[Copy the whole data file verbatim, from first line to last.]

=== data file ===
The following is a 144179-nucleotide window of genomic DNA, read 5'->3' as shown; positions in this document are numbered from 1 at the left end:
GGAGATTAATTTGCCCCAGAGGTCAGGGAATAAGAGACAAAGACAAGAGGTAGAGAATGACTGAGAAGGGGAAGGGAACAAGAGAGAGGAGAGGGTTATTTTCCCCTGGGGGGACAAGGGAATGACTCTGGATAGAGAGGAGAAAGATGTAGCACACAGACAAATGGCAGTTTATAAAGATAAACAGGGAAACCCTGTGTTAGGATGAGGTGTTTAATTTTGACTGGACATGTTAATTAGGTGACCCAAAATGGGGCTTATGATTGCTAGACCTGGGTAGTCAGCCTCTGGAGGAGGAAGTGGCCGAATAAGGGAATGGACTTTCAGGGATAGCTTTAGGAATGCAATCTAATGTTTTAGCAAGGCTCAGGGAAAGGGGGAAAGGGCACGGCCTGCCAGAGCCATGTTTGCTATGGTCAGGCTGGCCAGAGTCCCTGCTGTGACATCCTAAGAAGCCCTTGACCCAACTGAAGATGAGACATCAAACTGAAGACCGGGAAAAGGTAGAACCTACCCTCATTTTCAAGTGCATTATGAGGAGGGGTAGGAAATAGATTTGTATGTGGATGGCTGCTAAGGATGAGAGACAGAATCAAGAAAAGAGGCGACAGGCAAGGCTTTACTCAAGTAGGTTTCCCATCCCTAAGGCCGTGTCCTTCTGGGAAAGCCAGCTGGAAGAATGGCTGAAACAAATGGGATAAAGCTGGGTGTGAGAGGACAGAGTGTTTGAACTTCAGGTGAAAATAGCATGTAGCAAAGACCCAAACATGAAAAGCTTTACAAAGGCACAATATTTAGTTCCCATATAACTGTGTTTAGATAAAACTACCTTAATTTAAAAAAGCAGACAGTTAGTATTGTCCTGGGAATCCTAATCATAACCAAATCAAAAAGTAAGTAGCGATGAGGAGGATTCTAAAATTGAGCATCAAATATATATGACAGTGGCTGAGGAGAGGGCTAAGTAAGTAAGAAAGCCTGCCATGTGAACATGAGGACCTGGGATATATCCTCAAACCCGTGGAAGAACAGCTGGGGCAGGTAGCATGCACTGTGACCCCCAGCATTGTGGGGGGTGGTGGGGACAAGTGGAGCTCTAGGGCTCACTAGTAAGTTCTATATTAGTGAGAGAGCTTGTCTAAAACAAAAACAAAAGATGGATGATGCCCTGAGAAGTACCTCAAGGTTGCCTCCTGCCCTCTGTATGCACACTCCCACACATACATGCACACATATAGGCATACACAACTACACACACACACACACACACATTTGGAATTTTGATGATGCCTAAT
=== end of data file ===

The following is a 144179-nucleotide window of genomic DNA, read 5'->3' as shown; positions in this document are numbered from 1 at the left end:
GGAGATTAATTTGCCCCAGAGGTCAGGGAATAAGAGACAAAGACAAGAGGTAGAGAATGACTGAGAAGGGGAAGGGAACAAGAGAGAGGAGAGGGTTATTTTCCCCTGGGGGGACAAGGGAATGACTCTGGATAGAGAGGAGAAAGATGTAGCACACAGACAAATGGCAGTTTATAAAGATAAACAGGGAAACCCTGTGTTAGGATGAGGTGTTTAATTTTGACTGGACATGTTAATTAGGTGACCCAAAATGGGGCTTATGATTGCTAGACCTGGGTAGTCAGCCTCTGGAGGAGGAAGTGGCCGAATAAGGGAATGGACTTTCAGGGATAGCTTTAGGAATGCAATCTAATGTTTTAGCAAGGCTCAGGGAAAGGGGGAAAGGGCACGGCCTGCCAGAGCCATGTTTGCTATGGTCAGGCTGGCCAGAGTCCCTGCTGTGACATCCTAAGAAGCCCTTGACCCAACTGAAGATGAGACATCAAACTGAAGACCGGGAAAAGGTAGAACCTACCCTCATTTTCAAGTGCATTATGAGGAGGGGTAGGAAATAGATTTGTATGTGGATGGCTGCTAAGGATGAGAGACAGAATCAAGAAAAGAGGCGACAGGCAAGGCTTTACTCAAGTAGGTTTCCCATCCCTAAGGCCGTGTCCTTCTGGGAAAGCCAGCTGGAAGAATGGCTGAAACAAATGGGATAAAGCTGGGTGTGAGAGGACAGAGTGTTTGAACTTCAGGTGAAAATAGCATGTAGCAAAGACCCAAACATGAAAAGCTTTACAAAGGCACAATATTTAGTTCCCATATAACTGTGTTTAGATAAAACTACCTTAATTTAAAAAAGCAGACAGTTAGTATTGTCCTGGGAATCCTAATCATAACCAAATCAAAAAGTAAGTAGCGATGAGGAGGATTCTAAAATTGAGCATCAAATATATATGACAGTGGCTGAGGAGAGGGCTAAGTAAGTAAGAAAGCCTGCCATGTGAACATGAGGACCTGGGATATATCCTCAAACCCGTGGAAGAACAGCTGGGGCAGGTAGCATGCACTGTGACCCCCAGCATTGTGGGGGGTGGTGGGGACAAGTGGAGCTCTAGGGCTCACTAGTAAGTTCTATATTAGTGAGAGAGCTTGTCTAAAACAAAAACAAAAGATGGATGATGCCCTGAGAAGTACCTCAAGGTTGCCTCCTGCCCTCTGTATGCACACTCCCACACATACATGCACACATATAGGCATACACAACTACACACACACACACACACACATTTGGAATTTTGATGATGCCTAAT